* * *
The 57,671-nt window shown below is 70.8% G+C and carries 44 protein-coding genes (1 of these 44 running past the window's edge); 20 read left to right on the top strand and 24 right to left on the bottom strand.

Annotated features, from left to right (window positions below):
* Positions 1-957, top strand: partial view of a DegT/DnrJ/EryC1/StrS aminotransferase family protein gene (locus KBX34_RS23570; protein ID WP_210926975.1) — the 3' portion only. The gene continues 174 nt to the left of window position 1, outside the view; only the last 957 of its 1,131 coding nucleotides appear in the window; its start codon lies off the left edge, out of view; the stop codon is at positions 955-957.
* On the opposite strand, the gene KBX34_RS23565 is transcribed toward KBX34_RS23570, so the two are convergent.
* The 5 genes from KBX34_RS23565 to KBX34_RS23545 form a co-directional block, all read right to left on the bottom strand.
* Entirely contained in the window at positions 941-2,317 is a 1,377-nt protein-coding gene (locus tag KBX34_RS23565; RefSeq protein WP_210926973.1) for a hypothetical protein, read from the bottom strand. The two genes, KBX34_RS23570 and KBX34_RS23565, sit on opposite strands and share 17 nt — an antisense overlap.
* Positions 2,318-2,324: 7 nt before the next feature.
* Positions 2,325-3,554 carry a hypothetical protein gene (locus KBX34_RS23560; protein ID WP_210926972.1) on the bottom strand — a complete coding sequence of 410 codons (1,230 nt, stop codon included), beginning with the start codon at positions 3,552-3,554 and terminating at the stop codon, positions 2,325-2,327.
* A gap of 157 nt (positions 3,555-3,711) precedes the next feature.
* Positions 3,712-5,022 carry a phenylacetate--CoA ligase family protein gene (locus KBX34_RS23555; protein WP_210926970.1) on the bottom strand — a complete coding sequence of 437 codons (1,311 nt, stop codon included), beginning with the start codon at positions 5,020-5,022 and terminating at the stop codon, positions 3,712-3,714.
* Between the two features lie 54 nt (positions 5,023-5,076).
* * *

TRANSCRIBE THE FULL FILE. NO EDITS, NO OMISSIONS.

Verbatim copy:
The 57,671-nt window shown below is 70.8% G+C and carries 44 protein-coding genes (1 of these 44 running past the window's edge); 20 read left to right on the top strand and 24 right to left on the bottom strand.

Annotated features, from left to right (window positions below):
* Positions 1-957, top strand: partial view of a DegT/DnrJ/EryC1/StrS aminotransferase family protein gene (locus KBX34_RS23570; protein ID WP_210926975.1) — the 3' portion only. The gene continues 174 nt to the left of window position 1, outside the view; only the last 957 of its 1,131 coding nucleotides appear in the window; its start codon lies off the left edge, out of view; the stop codon is at positions 955-957.
* On the opposite strand, the gene KBX34_RS23565 is transcribed toward KBX34_RS23570, so the two are convergent.
* The 5 genes from KBX34_RS23565 to KBX34_RS23545 form a co-directional block, all read right to left on the bottom strand.
* Entirely contained in the window at positions 941-2,317 is a 1,377-nt protein-coding gene (locus tag KBX34_RS23565; RefSeq protein WP_210926973.1) for a hypothetical protein, read from the bottom strand. The two genes, KBX34_RS23570 and KBX34_RS23565, sit on opposite strands and share 17 nt — an antisense overlap.
* Positions 2,318-2,324: 7 nt before the next feature.
* Positions 2,325-3,554 carry a hypothetical protein gene (locus KBX34_RS23560; protein ID WP_210926972.1) on the bottom strand — a complete coding sequence of 410 codons (1,230 nt, stop codon included), beginning with the start codon at positions 3,552-3,554 and terminating at the stop codon, positions 2,325-2,327.
* A gap of 157 nt (positions 3,555-3,711) precedes the next feature.
* Positions 3,712-5,022 carry a phenylacetate--CoA ligase family protein gene (locus KBX34_RS23555; protein WP_210926970.1) on the bottom strand — a complete coding sequence of 437 codons (1,311 nt, stop codon included), beginning with the start codon at positions 5,020-5,022 and terminating at the stop codon, positions 3,712-3,714.
* Between the two features lie 54 nt (positions 5,023-5,076).